Military: Bergdahl may face life in prison if convicted
Fort Bragg, N.C – . — Army Sgt. Bowe Bergdahl, who abandoned his post in Afghanistan and was held captive by the Taliban, was charged Wednesday by the U.S. military with desertion and misbehavior before the enemy and could get life in prison if convicted.
Misbehavior before the enemy, which carries a maximum sentence of up to life in prison. Desertion carries a maximum of five years. Bergdahl could also face a dishonorable discharge, reduction in rank and forfeiture of all his pay if convicted.
The case now goes to an Article 32 hearing to be held at Fort Sam Houston in San Antonio, where Bergdahl has been performing administrative duties as he awaits the conclusion of the case. That proceeding is similar to a grand jury. From there, it could be referred to a court-martial and go to trial.
A date for that hearing was not announced.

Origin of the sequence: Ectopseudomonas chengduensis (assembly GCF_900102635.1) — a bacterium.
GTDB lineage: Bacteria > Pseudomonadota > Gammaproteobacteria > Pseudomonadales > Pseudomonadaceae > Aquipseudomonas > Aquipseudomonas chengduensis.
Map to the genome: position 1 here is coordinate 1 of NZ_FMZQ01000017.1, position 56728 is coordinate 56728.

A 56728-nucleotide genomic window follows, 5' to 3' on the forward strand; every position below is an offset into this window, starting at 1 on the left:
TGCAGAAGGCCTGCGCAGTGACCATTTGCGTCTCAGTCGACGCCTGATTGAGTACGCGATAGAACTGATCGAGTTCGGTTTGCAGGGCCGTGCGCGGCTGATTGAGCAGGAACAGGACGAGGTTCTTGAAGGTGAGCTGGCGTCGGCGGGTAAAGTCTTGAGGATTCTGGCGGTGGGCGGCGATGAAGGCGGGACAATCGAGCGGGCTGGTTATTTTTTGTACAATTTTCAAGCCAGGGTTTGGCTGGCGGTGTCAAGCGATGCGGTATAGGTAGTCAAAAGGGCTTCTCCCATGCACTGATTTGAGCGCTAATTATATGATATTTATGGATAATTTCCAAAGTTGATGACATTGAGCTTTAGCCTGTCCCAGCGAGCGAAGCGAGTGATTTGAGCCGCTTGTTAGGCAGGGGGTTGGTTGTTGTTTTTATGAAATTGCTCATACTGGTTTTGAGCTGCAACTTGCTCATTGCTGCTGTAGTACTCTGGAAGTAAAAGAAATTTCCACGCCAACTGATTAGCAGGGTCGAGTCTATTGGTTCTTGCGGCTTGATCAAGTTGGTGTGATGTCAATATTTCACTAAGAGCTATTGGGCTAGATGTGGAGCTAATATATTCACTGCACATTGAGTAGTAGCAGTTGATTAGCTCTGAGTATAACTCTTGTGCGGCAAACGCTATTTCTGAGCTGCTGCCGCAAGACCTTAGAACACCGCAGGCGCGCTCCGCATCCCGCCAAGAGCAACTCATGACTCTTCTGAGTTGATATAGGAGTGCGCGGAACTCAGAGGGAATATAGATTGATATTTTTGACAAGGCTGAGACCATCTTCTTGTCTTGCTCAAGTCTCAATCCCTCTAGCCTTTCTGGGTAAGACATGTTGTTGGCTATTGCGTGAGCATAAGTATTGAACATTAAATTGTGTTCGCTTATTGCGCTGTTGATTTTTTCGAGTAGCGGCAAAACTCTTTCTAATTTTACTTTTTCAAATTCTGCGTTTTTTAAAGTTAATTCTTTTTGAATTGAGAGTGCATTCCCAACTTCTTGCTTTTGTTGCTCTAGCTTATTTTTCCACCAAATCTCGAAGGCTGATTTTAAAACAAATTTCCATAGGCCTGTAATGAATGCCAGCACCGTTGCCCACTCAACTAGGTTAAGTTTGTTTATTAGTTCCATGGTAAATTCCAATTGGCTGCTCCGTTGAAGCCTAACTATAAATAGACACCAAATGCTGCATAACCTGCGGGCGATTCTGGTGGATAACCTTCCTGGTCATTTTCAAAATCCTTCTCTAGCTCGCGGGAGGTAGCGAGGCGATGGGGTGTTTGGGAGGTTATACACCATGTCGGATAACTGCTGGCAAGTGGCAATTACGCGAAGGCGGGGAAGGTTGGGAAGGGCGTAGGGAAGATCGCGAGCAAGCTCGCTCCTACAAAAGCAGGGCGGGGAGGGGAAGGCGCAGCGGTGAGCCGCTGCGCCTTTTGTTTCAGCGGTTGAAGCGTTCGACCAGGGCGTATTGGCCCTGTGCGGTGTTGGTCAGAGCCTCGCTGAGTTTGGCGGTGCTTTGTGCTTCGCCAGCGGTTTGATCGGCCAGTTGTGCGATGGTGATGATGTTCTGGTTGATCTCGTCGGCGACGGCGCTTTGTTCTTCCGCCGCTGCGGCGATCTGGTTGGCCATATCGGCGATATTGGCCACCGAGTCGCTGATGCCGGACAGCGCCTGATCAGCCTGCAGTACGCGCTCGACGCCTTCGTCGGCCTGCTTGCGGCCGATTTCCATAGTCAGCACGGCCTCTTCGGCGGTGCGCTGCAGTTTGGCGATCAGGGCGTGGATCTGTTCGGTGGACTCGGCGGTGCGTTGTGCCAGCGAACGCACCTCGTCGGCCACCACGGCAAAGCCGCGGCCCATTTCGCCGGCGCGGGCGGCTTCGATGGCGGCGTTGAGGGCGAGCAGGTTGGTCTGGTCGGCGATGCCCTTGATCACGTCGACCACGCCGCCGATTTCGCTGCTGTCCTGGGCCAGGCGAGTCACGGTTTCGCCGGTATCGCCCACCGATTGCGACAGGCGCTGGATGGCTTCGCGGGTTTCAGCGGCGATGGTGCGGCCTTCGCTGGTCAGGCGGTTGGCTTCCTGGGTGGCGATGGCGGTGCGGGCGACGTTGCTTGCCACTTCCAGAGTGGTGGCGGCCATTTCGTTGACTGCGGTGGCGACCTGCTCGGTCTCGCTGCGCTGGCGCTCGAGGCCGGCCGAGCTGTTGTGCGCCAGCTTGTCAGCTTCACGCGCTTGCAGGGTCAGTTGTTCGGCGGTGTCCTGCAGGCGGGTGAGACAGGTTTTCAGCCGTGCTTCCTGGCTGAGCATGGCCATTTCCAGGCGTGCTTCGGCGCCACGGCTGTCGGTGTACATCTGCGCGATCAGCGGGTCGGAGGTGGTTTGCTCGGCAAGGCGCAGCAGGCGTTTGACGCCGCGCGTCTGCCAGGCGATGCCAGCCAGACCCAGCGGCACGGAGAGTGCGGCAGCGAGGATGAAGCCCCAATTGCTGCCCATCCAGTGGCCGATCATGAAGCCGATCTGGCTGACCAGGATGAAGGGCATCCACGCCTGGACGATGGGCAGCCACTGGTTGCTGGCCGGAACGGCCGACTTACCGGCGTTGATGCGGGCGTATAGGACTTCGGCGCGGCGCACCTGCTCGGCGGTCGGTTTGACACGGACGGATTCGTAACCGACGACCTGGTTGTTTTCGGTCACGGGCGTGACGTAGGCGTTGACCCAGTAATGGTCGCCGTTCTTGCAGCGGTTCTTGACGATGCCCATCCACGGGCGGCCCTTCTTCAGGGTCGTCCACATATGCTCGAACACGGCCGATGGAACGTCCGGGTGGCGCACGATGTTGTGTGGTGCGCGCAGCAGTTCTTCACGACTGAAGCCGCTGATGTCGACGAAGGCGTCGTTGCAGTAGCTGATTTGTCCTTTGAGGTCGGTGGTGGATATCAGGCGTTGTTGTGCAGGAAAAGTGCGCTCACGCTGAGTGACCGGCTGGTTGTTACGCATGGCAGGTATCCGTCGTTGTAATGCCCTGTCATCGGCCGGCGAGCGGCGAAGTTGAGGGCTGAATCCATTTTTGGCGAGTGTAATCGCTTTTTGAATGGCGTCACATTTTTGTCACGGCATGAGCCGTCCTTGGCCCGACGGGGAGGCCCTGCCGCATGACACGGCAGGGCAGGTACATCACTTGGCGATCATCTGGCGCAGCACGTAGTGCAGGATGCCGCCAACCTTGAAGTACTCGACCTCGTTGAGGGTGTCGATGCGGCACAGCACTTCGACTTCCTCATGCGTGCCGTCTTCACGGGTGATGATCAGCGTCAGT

The charges are the latest development in a long and bitter debate over Bergdahl’s case. They also underscore the military and political ramifications of his decision on June 30, 2009, to leave his post after expressing misgivings about the U.S. military’s role, as well as his own, in the Afghanistan war.
After leaving his post, Bergdahl was captured by the Taliban and held by members of the Haqqani network, an insurgent group tied to the Taliban that operates in Pakistan and Afghanistan.
Last May 31, Bergdahl was handed over to U.S. special forces in Afghanistan as part of an exchange for five Taliban commanders who were imprisoned at Guantanamo Bay, Cuba.
The exchange set off a debate over whether the U.S. should have released the five Taliban members. Little is known about what the five have been doing in Qatar, where they are being monitored by the government.
Sen. Lindsey Graham has said that he received information that one of the five has been in touch with members of the Haqqani network. On the flip side, Afghanistan’s peace council in 2011 requested the release of one of the five, Khairullah Khairkhwa, from Guantanamo because it thought he might be able to help foster reconciliation talks with the Taliban.
Daniel Conway, a military defense lawyer and the author of a forthcoming book on military crimes, said he wouldn’t expect the Army to seek much prison time for Bergdahl because of his time as a Taliban captive.
However, military brass needed to prosecute the case because a conviction would mean Bergdahl cannot collect special compensation as a prisoner of war, Conway said.